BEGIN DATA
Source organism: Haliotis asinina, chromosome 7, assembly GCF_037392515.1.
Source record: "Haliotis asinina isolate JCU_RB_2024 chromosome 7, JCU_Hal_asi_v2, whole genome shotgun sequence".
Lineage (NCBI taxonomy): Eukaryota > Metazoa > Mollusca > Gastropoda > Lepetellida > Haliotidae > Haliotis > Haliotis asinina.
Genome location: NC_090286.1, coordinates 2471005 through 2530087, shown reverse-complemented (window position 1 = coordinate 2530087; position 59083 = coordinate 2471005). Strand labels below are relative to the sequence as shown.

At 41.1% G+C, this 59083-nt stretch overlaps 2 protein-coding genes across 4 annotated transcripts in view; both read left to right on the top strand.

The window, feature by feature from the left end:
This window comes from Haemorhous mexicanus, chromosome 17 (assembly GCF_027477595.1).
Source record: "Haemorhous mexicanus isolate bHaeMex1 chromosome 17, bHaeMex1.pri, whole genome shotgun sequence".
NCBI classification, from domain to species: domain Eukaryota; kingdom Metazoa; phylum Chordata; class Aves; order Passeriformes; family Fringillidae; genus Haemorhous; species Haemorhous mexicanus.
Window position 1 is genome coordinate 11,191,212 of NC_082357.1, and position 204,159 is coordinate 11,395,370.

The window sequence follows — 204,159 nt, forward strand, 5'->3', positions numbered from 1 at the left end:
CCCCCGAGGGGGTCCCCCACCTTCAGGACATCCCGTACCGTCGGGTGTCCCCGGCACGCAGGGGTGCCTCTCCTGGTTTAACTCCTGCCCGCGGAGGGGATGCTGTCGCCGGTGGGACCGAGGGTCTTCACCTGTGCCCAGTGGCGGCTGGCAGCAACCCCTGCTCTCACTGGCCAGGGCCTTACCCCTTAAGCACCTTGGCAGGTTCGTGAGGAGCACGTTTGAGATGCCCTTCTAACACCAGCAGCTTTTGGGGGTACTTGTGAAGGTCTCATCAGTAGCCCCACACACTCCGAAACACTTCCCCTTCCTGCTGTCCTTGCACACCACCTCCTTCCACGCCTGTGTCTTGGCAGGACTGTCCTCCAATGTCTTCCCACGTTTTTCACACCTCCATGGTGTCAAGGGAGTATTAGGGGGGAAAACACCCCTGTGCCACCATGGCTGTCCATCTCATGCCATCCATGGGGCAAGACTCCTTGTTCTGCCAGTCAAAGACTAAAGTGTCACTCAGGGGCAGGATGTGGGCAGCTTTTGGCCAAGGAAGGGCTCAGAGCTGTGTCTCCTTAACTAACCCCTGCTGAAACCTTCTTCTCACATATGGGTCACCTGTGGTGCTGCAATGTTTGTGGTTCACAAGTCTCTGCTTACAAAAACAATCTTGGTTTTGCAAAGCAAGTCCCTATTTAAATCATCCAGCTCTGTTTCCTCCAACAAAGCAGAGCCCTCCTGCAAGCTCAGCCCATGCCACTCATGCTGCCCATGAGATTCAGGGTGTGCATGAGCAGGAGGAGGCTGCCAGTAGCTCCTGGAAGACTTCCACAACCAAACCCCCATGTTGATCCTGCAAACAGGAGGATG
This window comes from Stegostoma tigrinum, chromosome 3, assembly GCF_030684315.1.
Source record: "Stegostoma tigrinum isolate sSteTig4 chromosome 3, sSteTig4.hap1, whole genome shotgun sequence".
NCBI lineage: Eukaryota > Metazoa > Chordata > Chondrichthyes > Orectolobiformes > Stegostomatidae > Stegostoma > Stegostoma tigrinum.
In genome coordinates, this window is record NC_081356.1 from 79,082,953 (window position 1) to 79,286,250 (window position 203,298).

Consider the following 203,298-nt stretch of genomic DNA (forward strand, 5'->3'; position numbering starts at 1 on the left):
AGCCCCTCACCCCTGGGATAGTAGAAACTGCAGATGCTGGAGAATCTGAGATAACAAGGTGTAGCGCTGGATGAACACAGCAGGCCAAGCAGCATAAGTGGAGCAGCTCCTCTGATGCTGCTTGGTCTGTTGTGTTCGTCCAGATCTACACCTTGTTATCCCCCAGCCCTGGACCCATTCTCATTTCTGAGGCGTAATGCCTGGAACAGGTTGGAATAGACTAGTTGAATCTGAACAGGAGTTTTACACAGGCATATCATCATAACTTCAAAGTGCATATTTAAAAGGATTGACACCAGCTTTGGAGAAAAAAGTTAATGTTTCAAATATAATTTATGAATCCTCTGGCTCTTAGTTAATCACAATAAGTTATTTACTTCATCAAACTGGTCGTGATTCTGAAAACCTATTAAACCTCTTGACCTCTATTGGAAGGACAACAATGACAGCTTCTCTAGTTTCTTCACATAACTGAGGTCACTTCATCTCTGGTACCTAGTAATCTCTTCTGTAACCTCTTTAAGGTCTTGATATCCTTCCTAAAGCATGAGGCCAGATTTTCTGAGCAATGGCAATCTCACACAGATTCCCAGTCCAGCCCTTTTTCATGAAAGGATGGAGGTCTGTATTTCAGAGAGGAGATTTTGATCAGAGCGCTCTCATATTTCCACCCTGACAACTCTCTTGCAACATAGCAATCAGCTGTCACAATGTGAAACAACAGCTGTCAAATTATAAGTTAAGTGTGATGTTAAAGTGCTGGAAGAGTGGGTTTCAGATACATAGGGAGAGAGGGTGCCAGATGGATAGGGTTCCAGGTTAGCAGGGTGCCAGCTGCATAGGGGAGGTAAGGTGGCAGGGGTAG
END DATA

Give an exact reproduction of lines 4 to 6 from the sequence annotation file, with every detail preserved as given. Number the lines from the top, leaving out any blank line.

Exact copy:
Genome location: NC_090286.1, coordinates 2471005 through 2530087, shown reverse-complemented (window position 1 = coordinate 2530087; position 59083 = coordinate 2471005). Strand labels below are relative to the sequence as shown.

At 41.1% G+C, this 59083-nt stretch overlaps 2 protein-coding genes across 4 annotated transcripts in view; both read left to right on the top strand.

The window, feature by feature from the left end: